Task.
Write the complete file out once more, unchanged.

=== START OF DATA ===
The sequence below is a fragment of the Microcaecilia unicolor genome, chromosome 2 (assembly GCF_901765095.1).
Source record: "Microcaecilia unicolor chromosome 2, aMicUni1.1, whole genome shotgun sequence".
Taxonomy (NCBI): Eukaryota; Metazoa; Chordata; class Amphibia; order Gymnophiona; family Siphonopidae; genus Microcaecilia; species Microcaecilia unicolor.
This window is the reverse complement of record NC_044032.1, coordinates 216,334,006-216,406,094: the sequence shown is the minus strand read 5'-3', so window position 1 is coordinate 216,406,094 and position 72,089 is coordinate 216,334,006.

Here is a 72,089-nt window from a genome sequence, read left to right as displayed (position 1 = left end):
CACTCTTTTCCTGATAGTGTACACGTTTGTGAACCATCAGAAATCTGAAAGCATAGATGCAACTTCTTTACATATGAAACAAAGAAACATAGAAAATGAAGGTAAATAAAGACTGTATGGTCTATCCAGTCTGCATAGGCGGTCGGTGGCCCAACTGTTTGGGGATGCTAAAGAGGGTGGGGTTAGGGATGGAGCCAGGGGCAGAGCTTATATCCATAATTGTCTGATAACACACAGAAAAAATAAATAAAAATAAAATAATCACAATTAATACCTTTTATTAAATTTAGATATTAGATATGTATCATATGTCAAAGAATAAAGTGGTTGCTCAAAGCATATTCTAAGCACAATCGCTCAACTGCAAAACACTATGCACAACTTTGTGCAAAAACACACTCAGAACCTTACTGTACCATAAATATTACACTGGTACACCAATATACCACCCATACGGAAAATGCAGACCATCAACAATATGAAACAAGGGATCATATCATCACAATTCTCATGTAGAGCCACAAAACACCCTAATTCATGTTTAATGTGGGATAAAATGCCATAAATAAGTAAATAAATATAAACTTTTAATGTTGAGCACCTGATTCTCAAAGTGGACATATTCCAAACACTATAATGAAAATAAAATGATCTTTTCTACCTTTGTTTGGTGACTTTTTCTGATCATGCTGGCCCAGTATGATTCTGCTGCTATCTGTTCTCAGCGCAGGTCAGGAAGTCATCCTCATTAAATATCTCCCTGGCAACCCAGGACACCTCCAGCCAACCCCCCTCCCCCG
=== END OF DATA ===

The sequence below is a fragment of the Microcaecilia unicolor genome, chromosome 2 (assembly GCF_901765095.1).
Source record: "Microcaecilia unicolor chromosome 2, aMicUni1.1, whole genome shotgun sequence".
Taxonomy (NCBI): Eukaryota; Metazoa; Chordata; class Amphibia; order Gymnophiona; family Siphonopidae; genus Microcaecilia; species Microcaecilia unicolor.
This window is the reverse complement of record NC_044032.1, coordinates 216,334,006-216,406,094: the sequence shown is the minus strand read 5'-3', so window position 1 is coordinate 216,406,094 and position 72,089 is coordinate 216,334,006.

Here is a 72,089-nt window from a genome sequence, read left to right as displayed (position 1 = left end):
CACTCTTTTCCTGATAGTGTACACGTTTGTGAACCATCAGAAATCTGAAAGCATAGATGCAACTTCTTTACATATGAAACAAAGAAACATAGAAAATGAAGGTAAATAAAGACTGTATGGTCTATCCAGTCTGCATAGGCGGTCGGTGGCCCAACTGTTTGGGGATGCTAAAGAGGGTGGGGTTAGGGATGGAGCCAGGGGCAGAGCTTATATCCATAATTGTCTGATAACACACAGAAAAAATAAATAAAAATAAAATAATCACAATTAATACCTTTTATTAAATTTAGATATTAGATATGTATCATATGTCAAAGAATAAAGTGGTTGCTCAAAGCATATTCTAAGCACAATCGCTCAACTGCAAAACACTATGCACAACTTTGTGCAAAAACACACTCAGAACCTTACTGTACCATAAATATTACACTGGTACACCAATATACCACCCATACGGAAAATGCAGACCATCAACAATATGAAACAAGGGATCATATCATCACAATTCTCATGTAGAGCCACAAAACACCCTAATTCATGTTTAATGTGGGATAAAATGCCATAAATAAGTAAATAAATATAAACTTTTAATGTTGAGCACCTGATTCTCAAAGTGGACATATTCCAAACACTATAATGAAAATAAAATGATCTTTTCTACCTTTGTTTGGTGACTTTTTCTGATCATGCTGGCCCAGTATGATTCTGCTGCTATCTGTTCTCAGCGCAGGTCAGGAAGTCATCCTCATTAAATATCTCCCTGGCAACCCAGGACACCTCCAGCCAACCCCCCTCCCCCG